Let’s see. So far today I have:
- Filled out paperwork for the allergist’s office
- Emptied the dishwasher
- Cooked macaroni and cheese
- Paid some bills
- Written a few thank you notes
It might not seem like much. In fact, compared to my pre-cancer lifestyle, it doesn’t seem like much. But I’m doing what I can, trying to take more steps without my mobility devices, and looking for ways to take some of the domestic burden off of Dan. (Dude’s got his own chronic illness to contend with.)
We’re a real pair.
So, while taking a breather in my new recliner this morning, I recalled a vivid memory of my days at Barnes-Jewish Hospital back in February.
Not sure what brought it to mind, other than that I have a lot of time to contemplate and reflect these days. Weird stuff pops into my brain, typically unsolicited. (And the stuff I actually want to remember? Nowhere to be found.)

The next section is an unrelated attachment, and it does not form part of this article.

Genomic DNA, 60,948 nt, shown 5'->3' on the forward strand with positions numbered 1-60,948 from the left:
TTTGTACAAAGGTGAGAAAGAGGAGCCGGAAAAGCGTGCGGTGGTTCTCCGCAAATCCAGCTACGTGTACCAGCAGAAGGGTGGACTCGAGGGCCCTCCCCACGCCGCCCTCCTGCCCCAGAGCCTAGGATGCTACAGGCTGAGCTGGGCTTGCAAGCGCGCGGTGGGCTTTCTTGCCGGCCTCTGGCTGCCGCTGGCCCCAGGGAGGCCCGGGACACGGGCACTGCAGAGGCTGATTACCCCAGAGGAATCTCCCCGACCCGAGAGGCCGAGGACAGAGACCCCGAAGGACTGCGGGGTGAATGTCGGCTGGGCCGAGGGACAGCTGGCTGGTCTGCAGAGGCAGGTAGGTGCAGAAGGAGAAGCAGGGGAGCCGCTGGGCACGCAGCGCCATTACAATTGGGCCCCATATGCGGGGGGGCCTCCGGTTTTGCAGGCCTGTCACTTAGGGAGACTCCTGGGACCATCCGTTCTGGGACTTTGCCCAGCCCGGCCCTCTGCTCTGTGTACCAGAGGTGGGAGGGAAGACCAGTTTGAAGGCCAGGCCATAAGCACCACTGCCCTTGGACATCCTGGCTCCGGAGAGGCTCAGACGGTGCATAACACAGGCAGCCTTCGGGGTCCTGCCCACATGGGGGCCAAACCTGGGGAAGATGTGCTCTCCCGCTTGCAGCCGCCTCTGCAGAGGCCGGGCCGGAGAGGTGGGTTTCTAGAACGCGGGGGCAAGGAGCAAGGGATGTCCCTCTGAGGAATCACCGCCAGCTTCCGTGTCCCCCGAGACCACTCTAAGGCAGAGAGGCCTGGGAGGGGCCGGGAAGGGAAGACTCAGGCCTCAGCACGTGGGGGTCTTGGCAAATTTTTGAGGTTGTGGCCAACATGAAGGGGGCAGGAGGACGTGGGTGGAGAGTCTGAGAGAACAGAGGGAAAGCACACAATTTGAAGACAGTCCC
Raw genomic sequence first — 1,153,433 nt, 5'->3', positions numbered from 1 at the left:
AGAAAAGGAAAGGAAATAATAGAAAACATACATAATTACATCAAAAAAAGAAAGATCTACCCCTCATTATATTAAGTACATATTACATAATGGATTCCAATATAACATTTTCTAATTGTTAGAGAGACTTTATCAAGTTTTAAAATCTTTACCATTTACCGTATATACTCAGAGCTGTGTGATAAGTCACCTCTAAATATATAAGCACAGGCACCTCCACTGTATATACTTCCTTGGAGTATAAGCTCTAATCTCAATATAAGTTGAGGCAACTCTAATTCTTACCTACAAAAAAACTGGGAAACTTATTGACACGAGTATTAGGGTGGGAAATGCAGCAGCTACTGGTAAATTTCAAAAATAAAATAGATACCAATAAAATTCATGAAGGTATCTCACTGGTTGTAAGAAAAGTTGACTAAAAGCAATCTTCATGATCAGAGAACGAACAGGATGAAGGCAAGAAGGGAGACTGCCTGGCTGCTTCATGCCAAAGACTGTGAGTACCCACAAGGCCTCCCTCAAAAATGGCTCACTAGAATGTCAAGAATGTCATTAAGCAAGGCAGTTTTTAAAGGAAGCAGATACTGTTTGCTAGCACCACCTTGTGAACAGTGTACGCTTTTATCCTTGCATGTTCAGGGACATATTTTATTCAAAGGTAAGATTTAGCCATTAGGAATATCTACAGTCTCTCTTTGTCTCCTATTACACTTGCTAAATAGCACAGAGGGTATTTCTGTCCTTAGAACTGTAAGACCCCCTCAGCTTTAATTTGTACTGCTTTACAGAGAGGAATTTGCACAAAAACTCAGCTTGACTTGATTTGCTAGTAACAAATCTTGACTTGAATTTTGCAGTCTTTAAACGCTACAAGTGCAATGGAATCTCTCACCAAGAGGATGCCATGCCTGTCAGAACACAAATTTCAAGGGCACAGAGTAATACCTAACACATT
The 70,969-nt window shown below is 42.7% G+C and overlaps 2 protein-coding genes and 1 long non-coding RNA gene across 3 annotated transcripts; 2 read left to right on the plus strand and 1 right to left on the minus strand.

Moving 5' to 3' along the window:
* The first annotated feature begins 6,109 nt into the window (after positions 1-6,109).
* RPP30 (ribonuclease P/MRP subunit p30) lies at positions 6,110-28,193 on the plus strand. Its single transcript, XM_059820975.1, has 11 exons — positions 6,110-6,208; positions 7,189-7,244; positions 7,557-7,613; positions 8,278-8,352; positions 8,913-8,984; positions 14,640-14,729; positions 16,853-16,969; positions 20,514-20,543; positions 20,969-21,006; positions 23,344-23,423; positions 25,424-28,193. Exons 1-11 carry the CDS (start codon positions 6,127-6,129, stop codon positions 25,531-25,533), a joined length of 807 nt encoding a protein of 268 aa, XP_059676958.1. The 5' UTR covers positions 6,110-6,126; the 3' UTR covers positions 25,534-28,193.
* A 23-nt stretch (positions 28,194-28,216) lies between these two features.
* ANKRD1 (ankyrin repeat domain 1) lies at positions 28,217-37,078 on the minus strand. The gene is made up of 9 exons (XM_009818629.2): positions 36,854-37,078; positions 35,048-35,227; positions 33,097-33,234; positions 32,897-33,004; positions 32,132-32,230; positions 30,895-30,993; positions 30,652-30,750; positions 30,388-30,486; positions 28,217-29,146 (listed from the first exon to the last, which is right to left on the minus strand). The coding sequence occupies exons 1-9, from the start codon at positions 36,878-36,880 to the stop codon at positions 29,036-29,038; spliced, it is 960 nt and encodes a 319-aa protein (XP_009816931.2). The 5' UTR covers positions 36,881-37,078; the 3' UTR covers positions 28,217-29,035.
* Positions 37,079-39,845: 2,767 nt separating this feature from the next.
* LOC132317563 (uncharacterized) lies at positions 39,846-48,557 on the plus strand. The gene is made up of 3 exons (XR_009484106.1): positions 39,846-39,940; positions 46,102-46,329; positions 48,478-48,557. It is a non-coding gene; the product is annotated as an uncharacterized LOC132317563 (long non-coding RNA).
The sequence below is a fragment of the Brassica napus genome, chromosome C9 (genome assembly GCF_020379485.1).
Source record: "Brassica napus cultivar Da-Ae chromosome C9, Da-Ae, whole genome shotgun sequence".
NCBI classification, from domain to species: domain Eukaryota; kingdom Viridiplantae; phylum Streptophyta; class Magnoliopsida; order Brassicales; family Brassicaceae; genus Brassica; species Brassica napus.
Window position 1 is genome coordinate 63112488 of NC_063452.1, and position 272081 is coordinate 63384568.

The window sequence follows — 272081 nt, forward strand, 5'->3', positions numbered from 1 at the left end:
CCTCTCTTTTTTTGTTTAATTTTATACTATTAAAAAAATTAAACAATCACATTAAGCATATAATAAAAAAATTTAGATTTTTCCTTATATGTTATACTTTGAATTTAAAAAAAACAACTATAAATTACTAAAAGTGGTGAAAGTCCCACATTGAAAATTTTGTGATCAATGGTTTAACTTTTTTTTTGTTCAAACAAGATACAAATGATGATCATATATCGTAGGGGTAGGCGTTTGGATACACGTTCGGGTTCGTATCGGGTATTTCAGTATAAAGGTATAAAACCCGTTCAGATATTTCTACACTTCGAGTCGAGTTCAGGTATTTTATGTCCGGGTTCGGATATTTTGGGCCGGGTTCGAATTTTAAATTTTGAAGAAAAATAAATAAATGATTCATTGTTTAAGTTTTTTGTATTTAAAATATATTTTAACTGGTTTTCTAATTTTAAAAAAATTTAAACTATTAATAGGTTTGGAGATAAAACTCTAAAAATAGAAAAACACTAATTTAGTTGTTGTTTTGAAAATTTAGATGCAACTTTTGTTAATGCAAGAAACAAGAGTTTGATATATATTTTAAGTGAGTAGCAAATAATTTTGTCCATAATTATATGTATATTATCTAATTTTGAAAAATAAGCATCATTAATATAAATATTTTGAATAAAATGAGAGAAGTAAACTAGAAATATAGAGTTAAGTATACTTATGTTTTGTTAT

Anyway. Several times during my visit, I was asked by hospital staff if I wanted the hospital to address any religious or spiritual concerns on my behalf. Each time I was asked, I told them no. So I was surprised to awake one day from a drug-induced nap to find a hospital chaplain standing at the foot of my bed.
He smiled and offered an introduction. Immediately, I recoiled. I told them no, I thought to myself. Do not want. I don’t need last rites. I am not dying. YOU’VE GOT THE WRONG HOSPITAL BED, MOTHERFUCKER.
My defiance is genuine, and thankfully well-contained. He was just letting me know who he was, and had no intention of being pushy or nosy. When he finished, he stepped over to my roomie’s bed and asked her if she would like him to pray with her.
She said yes.